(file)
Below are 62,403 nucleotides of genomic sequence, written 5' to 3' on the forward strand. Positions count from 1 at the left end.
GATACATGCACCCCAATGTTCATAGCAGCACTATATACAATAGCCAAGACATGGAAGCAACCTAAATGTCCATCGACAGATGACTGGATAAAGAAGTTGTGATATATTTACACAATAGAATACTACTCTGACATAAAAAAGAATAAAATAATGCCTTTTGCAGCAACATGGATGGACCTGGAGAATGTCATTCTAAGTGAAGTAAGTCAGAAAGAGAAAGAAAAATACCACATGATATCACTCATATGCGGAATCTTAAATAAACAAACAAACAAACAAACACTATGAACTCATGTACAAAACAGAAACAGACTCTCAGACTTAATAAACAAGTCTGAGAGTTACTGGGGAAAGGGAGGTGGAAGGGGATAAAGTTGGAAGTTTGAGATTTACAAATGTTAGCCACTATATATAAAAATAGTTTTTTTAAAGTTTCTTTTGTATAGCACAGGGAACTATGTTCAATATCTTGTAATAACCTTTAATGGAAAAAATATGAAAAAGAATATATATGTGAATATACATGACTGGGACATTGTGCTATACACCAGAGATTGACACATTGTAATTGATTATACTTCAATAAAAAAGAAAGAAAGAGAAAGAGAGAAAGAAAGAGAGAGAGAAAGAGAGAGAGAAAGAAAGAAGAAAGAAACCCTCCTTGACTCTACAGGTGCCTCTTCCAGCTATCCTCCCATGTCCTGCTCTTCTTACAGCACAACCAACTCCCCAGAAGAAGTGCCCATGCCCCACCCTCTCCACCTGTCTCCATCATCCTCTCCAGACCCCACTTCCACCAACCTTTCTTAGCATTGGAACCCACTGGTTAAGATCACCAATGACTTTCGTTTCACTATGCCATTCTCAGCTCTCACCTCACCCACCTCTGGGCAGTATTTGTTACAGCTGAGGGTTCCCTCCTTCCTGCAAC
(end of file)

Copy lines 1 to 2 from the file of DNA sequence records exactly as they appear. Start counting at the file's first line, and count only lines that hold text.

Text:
Below are 62,403 nucleotides of genomic sequence, written 5' to 3' on the forward strand. Positions count from 1 at the left end.
GATACATGCACCCCAATGTTCATAGCAGCACTATATACAATAGCCAAGACATGGAAGCAACCTAAATGTCCATCGACAGATGACTGGATAAAGAAGTTGTGATATATTTACACAATAGAATACTACTCTGACATAAAAAAGAATAAAATAATGCCTTTTGCAGCAACATGGATGGACCTGGAGAATGTCATTCTAAGTGAAGTAAGTCAGAAAGAGAAAGAAAAATACCACATGATATCACTCATATGCGGAATCTTAAATAAACAAACAAACAAACAAACACTATGAACTCATGTACAAAACAGAAACAGACTCTCAGACTTAATAAACAAGTCTGAGAGTTACTGGGGAAAGGGAGGTGGAAGGGGATAAAGTTGGAAGTTTGAGATTTACAAATGTTAGCCACTATATATAAAAATAGTTTTTTTAAAGTTTCTTTTGTATAGCACAGGGAACTATGTTCAATATCTTGTAATAACCTTTAATGGAAAAAATATGAAAAAGAATATATATGTGAATATACATGACTGGGACATTGTGCTATACACCAGAGATTGACACATTGTAATTGATTATACTTCAATAAAAAAGAAAGAAAGAGAAAGAGAGAAAGAAAGAGAGAGAGAAAGAGAGAGAGAAAGAAAGAAGAAAGAAACCCTCCTTGACTCTACAGGTGCCTCTTCCAGCTATCCTCCCATGTCCTGCTCTTCTTACAGCACAACCAACTCCCCAGAAGAAGTGCCCATGCCCCACCCTCTCCACCTGTCTCCATCATCCTCTCCAGACCCCACTTCCACCAACCTTTCTTAGCATTGGAACCCACTGGTTAAGATCACCAATGACTTTCGTTTCACTATGCCATTCTCAGCTCTCACCTCACCCACCTCTGGGCAGTATTTGTTACAGCTGAGGGTTCCCTCCTTCCTGCAAC